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Spring is in the air and so is fragrance.
Following more than a year of a pandemic-focus on skincare, it seems fragrance is having its moment in the spotlight.
According to a new beauty report from 1010data, the year-over-year growth for online fragrance sales from 2019 to 2020 was 45%. The top five e-commerce merchants selling fragrance, based on the report, include Macy’s at 95%, Ulta Beauty 83%, Sephora 71% and Amazon 28%. Clean and organic beauty categories grew 56% year over year and fragrance brands in this category saw the biggest growth spurt. Specifically, online sales grew 980% at Pure Instinct Fragrance, 147% at Ellis Brooklyn and 113% at Pacifica.
“Living in close quarters with little variation to routines and scenery, fragrances and scents have provided a much-needed break from the routine,” says Jonah Ellin, chief product officer at 1010data, which provides analytical intelligence to the retail, consumer and financial markets.
New fragrance launches include Kim Kardashian West’s KKW Fragrance, a collaboration with celebrity florist Jeff Leatham featuring three scents inspired by flowers; Michelle Pfeiffer’s light and floral Windows Down; and Tom Ford’s Tubéreuse Nue, with notes of tuberose and jasmine.
And after five years in the making, cult beauty favorite The Ordinary recently launched its first fragrance for the home, a spicy peppery scent with warm notes of cedar called Shop. Azzi Glasser, the award-winning perfume designer who helped create Shop, says the fragrance captures the essence of “happiness and joy with a sense of calmness”— sounds like the perfect concoction for today’s pandemic climate.
“For me, I travel to my fantasy time bubble, a dreamy sense of nature,” says Glasser, describing what comes to mind when smelling Shop. “I feel the sea and the warm beach close to me, together with the cool mountains and a breeze of earth’s natural elements.”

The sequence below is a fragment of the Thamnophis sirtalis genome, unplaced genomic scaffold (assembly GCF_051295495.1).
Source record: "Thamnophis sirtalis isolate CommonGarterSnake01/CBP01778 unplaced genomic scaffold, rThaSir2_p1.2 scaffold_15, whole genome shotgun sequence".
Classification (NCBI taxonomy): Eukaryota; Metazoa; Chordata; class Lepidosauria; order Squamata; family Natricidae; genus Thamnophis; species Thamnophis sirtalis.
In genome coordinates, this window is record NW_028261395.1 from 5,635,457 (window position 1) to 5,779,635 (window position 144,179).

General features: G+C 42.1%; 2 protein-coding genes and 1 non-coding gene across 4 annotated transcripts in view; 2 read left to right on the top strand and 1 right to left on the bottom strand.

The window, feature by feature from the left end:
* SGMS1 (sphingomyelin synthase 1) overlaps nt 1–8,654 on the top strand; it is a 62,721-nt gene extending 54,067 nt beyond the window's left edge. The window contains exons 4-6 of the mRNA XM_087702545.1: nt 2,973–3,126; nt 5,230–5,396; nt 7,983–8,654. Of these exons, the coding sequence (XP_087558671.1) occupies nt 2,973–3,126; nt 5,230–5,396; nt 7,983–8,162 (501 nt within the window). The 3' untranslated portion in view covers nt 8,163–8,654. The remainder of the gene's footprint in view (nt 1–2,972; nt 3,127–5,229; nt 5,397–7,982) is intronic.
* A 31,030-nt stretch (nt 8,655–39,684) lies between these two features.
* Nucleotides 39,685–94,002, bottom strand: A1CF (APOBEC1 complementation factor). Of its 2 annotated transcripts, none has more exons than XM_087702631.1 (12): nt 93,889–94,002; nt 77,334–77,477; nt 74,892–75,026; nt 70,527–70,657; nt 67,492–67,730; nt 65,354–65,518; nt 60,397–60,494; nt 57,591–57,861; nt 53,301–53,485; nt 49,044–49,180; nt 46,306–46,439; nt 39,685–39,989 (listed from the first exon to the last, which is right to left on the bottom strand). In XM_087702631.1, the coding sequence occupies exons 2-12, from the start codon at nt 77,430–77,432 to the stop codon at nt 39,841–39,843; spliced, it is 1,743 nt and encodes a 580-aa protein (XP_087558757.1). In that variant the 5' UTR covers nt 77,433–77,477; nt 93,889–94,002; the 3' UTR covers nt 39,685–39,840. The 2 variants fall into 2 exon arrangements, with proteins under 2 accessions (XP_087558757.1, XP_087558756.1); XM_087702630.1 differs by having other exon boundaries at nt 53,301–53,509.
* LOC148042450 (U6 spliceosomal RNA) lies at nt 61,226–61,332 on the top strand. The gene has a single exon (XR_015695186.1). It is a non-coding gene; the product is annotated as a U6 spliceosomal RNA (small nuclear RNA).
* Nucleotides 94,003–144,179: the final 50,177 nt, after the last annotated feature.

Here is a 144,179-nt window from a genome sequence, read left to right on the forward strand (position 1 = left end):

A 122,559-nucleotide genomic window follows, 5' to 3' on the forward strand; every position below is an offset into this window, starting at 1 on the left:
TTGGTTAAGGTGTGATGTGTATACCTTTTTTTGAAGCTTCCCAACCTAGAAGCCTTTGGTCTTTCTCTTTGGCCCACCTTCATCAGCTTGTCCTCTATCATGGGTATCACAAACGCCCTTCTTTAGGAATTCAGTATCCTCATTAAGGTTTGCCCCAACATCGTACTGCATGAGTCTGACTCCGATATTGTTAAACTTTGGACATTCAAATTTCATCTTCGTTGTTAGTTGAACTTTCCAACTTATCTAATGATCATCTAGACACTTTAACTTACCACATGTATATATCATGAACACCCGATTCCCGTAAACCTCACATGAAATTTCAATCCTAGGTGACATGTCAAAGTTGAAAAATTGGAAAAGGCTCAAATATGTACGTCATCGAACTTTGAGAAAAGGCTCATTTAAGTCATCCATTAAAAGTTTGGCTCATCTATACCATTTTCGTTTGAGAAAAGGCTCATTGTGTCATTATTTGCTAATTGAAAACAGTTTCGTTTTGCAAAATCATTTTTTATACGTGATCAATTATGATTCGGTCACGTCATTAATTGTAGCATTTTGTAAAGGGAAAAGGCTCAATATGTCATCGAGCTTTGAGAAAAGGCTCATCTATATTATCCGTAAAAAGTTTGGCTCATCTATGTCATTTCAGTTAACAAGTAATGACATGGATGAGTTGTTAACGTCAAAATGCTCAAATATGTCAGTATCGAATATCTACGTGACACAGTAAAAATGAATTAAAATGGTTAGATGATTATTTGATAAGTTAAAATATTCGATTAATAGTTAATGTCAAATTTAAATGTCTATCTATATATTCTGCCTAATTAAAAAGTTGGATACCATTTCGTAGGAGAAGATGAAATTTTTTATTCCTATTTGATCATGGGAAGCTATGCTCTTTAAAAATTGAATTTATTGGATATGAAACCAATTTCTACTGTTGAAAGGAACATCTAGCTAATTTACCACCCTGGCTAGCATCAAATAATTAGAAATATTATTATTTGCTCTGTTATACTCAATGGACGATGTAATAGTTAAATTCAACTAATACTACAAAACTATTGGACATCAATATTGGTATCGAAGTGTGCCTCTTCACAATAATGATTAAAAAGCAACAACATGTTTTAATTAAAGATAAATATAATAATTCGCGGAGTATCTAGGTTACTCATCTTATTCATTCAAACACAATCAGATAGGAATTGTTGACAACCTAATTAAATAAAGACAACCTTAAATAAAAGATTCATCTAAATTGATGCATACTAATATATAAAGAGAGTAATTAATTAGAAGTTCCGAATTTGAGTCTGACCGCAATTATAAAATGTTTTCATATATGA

Fragrance sales started picking up last holiday, even though fragrance sales were down overall 8% for 2020, according to NPD Group, with brands like Estée Lauder reporting strong sales for high-end fragrances like Jo Malone and Le Labo.
“This was propped up by the success of gift sets (fragrance along with lotion, shower gel or candles), as consumers responded well to the value that a gift set offered,” says Katie Thomas, who leads the Kearney Consumer Institute, an internal think tank at global strategy and management consulting firm, Kearney.
Experts like Thomas surmise that fragrance will continue to perform well in 2021 as consumers re-engage with the world.
“Gift sets will continue to perform strongly as consumers navigate persistent financial uncertainty,” Thomas says. “Many consumers will still be working from home, which will support home fragrance, but the lift in candles may taper slightly as we emerge from winter. Luxury and traditional perfumes will demonstrate ongoing recovery as restaurants and stores reopen and consumers can increase their activities outside the home.”
Throughout the pandemic, consumers turned to home comforts like new furniture, candles and fragrance to make their interiors more pleasant, notes Chris Ventry, vice president in the consumer and retail practice of SSA & Company, a global management consultant focused on strategy execution.
“Scent, being a meaningful memory trigger, boded well for candles, perfumes and colognes,” Ventry says. It “might even be a way to feel more ‘dressed up’ and presentable on Zoom calls, going back to the scent-to-memory factor, maybe to remind them of a different time.”
Launching a new fragrance during a pandemic without being able to walk through a department store or a Sephora and test the scents can be tricky for perfume makers.
“Brands have to rely more on marketing pizzaz, social media influencers and brand recognition over the actual ability to drive testing of scent prior to purchase,” Ventry says. “I go back to the idea of evocative ‘tasting notes’ that conjure up more than just the scent, but the story surrounding it. Think the J.Peterman catalogue and the magic of good copywriting.”
Perfumes and fragrances may seem pointless in a mask-wearing and social-distancing world, however they remain popular items for gifting, says Monika Kochhar, chief executive officer and co-founder of SmartGift.
“It might be less about less about eliciting a response from someone else, more about wearing fragrance for one’s own pleasure,” Kochhar says. “In that regard, it becomes a ‘me luxury’ that has the effect of changing things up. Fragrances are highly evocative of times, places and memories, and can magic up many a Proustian moment. And it’s not only perfumes that are doing well. Home-related fragrances are another area within the category that is faring well.”
Read the full article here.